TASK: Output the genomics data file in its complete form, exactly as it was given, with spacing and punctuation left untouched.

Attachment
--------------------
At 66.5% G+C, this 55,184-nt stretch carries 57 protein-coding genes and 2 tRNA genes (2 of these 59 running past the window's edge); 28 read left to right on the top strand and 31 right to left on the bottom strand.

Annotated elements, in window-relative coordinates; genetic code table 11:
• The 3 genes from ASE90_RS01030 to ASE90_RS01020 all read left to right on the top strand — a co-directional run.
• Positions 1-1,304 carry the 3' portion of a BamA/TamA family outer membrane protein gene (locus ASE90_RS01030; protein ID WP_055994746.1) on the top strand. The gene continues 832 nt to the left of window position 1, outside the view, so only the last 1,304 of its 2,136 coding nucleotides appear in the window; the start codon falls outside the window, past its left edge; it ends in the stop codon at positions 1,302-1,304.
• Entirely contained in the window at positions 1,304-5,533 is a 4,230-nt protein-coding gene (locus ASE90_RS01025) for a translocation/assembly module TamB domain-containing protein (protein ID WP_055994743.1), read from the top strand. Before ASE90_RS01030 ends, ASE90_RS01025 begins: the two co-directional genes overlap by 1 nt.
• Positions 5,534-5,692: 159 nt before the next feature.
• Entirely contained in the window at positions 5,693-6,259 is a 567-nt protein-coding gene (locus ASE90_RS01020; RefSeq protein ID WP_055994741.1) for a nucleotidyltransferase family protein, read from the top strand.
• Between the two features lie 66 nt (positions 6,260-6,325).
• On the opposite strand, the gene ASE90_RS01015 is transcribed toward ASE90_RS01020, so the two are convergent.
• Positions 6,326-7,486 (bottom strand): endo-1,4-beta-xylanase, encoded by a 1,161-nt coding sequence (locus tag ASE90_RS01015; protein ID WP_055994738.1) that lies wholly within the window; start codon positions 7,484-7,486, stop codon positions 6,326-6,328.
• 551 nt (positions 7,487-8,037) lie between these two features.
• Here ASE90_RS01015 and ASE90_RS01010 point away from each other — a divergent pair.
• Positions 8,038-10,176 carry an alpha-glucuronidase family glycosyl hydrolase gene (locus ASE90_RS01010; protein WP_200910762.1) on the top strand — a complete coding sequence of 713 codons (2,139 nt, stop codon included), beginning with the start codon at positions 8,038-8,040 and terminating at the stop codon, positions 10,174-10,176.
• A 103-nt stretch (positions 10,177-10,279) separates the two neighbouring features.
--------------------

At 66.5% G+C, this 55,184-nt stretch carries 57 protein-coding genes and 2 tRNA genes (2 of these 59 running past the window's edge); 28 read left to right on the top strand and 31 right to left on the bottom strand.

Annotated elements, in window-relative coordinates; genetic code table 11:
• The 3 genes from ASE90_RS01030 to ASE90_RS01020 all read left to right on the top strand — a co-directional run.
• Positions 1-1,304 carry the 3' portion of a BamA/TamA family outer membrane protein gene (locus ASE90_RS01030; protein ID WP_055994746.1) on the top strand. The gene continues 832 nt to the left of window position 1, outside the view, so only the last 1,304 of its 2,136 coding nucleotides appear in the window; the start codon falls outside the window, past its left edge; it ends in the stop codon at positions 1,302-1,304.
• Entirely contained in the window at positions 1,304-5,533 is a 4,230-nt protein-coding gene (locus ASE90_RS01025) for a translocation/assembly module TamB domain-containing protein (protein ID WP_055994743.1), read from the top strand. Before ASE90_RS01030 ends, ASE90_RS01025 begins: the two co-directional genes overlap by 1 nt.
• Positions 5,534-5,692: 159 nt before the next feature.
• Entirely contained in the window at positions 5,693-6,259 is a 567-nt protein-coding gene (locus ASE90_RS01020; RefSeq protein ID WP_055994741.1) for a nucleotidyltransferase family protein, read from the top strand.
• Between the two features lie 66 nt (positions 6,260-6,325).
• On the opposite strand, the gene ASE90_RS01015 is transcribed toward ASE90_RS01020, so the two are convergent.
• Positions 6,326-7,486 (bottom strand): endo-1,4-beta-xylanase, encoded by a 1,161-nt coding sequence (locus tag ASE90_RS01015; protein ID WP_055994738.1) that lies wholly within the window; start codon positions 7,484-7,486, stop codon positions 6,326-6,328.
• 551 nt (positions 7,487-8,037) lie between these two features.
• Here ASE90_RS01015 and ASE90_RS01010 point away from each other — a divergent pair.
• Positions 8,038-10,176 carry an alpha-glucuronidase family glycosyl hydrolase gene (locus ASE90_RS01010; protein WP_200910762.1) on the top strand — a complete coding sequence of 713 codons (2,139 nt, stop codon included), beginning with the start codon at positions 8,038-8,040 and terminating at the stop codon, positions 10,174-10,176.
• A 103-nt stretch (positions 10,177-10,279) separates the two neighbouring features.